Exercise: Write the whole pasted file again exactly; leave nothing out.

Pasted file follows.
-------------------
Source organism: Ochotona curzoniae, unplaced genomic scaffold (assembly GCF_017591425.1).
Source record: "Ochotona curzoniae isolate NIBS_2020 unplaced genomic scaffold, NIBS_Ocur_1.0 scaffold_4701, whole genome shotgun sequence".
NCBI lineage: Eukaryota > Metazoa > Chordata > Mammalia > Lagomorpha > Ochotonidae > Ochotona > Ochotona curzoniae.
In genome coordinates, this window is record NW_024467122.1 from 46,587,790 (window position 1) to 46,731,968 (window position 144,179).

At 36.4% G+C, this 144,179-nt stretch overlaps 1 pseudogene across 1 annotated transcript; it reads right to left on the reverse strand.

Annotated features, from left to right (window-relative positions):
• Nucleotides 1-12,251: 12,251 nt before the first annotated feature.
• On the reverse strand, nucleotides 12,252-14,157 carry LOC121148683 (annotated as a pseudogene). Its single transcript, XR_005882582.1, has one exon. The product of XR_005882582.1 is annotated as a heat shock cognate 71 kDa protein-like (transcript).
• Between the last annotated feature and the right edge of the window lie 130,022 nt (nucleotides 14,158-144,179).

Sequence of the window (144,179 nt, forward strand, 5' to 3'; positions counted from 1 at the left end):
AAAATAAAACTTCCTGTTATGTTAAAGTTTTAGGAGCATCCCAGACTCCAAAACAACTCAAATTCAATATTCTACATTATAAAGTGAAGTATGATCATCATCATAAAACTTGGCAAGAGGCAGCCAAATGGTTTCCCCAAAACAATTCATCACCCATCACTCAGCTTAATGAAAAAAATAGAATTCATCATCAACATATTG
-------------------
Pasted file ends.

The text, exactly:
Source organism: Ochotona curzoniae, unplaced genomic scaffold (assembly GCF_017591425.1).
Source record: "Ochotona curzoniae isolate NIBS_2020 unplaced genomic scaffold, NIBS_Ocur_1.0 scaffold_4701, whole genome shotgun sequence".
NCBI lineage: Eukaryota > Metazoa > Chordata > Mammalia > Lagomorpha > Ochotonidae > Ochotona > Ochotona curzoniae.
In genome coordinates, this window is record NW_024467122.1 from 46,587,790 (window position 1) to 46,731,968 (window position 144,179).

At 36.4% G+C, this 144,179-nt stretch overlaps 1 pseudogene across 1 annotated transcript; it reads right to left on the reverse strand.

Annotated features, from left to right (window-relative positions):
• Nucleotides 1-12,251: 12,251 nt before the first annotated feature.
• On the reverse strand, nucleotides 12,252-14,157 carry LOC121148683 (annotated as a pseudogene). Its single transcript, XR_005882582.1, has one exon. The product of XR_005882582.1 is annotated as a heat shock cognate 71 kDa protein-like (transcript).
• Between the last annotated feature and the right edge of the window lie 130,022 nt (nucleotides 14,158-144,179).

Sequence of the window (144,179 nt, forward strand, 5' to 3'; positions counted from 1 at the left end):
AAAATAAAACTTCCTGTTATGTTAAAGTTTTAGGAGCATCCCAGACTCCAAAACAACTCAAATTCAATATTCTACATTATAAAGTGAAGTATGATCATCATCATAAAACTTGGCAAGAGGCAGCCAAATGGTTTCCCCAAAACAATTCATCACCCATCACTCAGCTTAATGAAAAAAATAGAATTCATCATCAACATATTG